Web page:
Aiming to meet the European Union’s Payment Services Directive regulation, which goes into effect in the fall, Lloyds Banking Group partnered with cybersecurity startup Callsign.
Under the deal, Lloyds Banking Group will use Callsign’s digital identification and authentication tool for the bank’s digital payments. The product will be rolled out to all of the bank’s customers across its main brands. The UK cybersecurity startup’s technology works by utilizing real-time data points to make sure a person is who they say they are. The product combines multi-factor authentication and transaction approvals to authenticate identities.
“We have already built a brilliant foundation with Lloyds Banking Group and I am thrilled at the prospect of continuing our working relationship,” said Callsign founder and Chief Executive Zia Hayat when announcing the partnership. “Our solution will enable the bank to go even further in maintaining a premium customer experience when it comes to identification, traditionally a challenging thing to achieve.
The deal with Callsign enables Lloyds to meet the requirements of PSD2, which goes into effect on September 19. The EU regulation calls on banks to increase their method for verifying payments in an effort to clamp down on fraud. Banks will soon be required to verify most online payments that are for more than €30. It is a requirement that the banks are having a hard time meeting. According to media reports, one-quarter of all online payments in the EU won’t process by the deadline because banks haven't added the necessary verification. Some are calling for the deadline to be extended as a result.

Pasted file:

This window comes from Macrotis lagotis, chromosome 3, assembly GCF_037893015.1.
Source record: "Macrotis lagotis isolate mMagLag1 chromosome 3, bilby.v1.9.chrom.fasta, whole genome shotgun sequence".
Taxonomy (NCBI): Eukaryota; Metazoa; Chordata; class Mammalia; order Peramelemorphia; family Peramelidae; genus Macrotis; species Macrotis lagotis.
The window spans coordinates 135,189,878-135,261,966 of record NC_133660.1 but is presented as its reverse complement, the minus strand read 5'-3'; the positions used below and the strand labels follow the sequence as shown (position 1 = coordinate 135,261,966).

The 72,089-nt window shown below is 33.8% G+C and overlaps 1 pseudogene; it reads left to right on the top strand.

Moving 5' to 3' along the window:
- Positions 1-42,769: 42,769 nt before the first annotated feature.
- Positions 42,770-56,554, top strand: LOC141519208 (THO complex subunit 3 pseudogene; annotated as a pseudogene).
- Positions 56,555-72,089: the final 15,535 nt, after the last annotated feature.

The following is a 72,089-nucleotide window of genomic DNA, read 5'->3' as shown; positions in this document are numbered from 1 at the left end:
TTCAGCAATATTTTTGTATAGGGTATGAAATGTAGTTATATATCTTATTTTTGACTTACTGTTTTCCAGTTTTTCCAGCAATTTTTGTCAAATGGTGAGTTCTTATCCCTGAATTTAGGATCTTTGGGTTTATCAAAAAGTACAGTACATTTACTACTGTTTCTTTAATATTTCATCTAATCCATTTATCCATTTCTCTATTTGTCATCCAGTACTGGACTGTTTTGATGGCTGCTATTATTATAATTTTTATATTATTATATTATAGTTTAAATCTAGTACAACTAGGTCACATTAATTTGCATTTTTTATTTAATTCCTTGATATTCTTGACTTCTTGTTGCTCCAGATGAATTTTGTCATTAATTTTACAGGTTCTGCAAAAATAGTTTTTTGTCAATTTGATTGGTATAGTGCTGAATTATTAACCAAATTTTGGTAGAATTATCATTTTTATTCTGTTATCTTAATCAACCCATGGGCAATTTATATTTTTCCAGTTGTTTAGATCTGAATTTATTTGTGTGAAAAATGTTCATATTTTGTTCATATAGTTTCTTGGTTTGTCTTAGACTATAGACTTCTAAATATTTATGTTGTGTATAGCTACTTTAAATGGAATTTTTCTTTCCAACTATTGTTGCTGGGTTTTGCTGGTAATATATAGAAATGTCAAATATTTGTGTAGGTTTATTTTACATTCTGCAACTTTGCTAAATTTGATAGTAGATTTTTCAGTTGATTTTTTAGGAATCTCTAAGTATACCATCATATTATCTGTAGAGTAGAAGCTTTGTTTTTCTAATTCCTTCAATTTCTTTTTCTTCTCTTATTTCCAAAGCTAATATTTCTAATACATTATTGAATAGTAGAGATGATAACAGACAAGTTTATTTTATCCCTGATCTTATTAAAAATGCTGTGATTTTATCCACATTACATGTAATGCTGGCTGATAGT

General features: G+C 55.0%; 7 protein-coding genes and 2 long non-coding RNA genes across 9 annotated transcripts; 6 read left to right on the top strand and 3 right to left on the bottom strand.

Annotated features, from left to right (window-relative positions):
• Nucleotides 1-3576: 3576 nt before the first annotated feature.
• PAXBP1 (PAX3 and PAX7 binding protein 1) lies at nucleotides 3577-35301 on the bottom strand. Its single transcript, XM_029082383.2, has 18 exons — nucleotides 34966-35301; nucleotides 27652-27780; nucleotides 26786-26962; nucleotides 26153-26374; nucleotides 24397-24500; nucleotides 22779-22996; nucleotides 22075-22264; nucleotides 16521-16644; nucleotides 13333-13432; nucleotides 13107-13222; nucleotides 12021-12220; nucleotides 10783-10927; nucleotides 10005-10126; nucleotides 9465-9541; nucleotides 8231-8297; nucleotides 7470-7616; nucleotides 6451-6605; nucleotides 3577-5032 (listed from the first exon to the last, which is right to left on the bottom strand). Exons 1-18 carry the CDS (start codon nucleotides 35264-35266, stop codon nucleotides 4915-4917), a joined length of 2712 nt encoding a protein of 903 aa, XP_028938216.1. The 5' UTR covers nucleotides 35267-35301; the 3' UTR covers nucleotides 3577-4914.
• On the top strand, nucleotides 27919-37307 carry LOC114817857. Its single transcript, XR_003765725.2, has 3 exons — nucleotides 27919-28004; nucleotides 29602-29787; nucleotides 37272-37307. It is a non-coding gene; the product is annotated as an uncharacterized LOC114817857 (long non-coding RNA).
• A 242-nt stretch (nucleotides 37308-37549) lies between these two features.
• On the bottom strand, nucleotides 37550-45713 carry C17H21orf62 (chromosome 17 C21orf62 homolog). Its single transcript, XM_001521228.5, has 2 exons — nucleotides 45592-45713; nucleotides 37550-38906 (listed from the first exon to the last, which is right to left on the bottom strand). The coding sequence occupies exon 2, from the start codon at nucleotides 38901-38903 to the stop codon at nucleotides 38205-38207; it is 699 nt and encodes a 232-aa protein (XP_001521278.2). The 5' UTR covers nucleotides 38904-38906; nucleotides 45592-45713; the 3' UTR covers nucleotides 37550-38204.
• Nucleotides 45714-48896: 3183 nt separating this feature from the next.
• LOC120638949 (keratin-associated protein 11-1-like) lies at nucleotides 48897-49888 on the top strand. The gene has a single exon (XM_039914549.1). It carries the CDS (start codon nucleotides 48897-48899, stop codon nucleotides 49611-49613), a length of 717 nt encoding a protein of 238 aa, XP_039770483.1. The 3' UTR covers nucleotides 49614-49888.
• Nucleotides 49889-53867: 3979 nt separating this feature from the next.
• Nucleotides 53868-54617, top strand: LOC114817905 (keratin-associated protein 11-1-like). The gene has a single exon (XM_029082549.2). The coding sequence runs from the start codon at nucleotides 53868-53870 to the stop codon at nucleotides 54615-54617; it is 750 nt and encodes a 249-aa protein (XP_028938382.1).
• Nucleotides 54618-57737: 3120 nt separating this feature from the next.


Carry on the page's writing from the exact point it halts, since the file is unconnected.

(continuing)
It is likely more banks will follow Lloyds Banking Group’s lead and partner with a fintech that helps it meet the new security regulations. Companies like Callsign enable the banks to launch these new security tools at a faster pace than if they tried to go it alone, creating security tools in house. As a result, the regtech market is expected to grow as more startups open their doors to help the traditional financial service players meet a growing list of new regulations.
According to Deloitte there are about 300 regtech startups catering to different segments of the financial services market today. The consulting firm found the majority are going after compliance, while identity management and control is the second largest category. The rest are spread out across regulatory reporting, risk management, and transaction monitoring. Their services are expected to be in more demand in the coming years as more regulations are added around the world.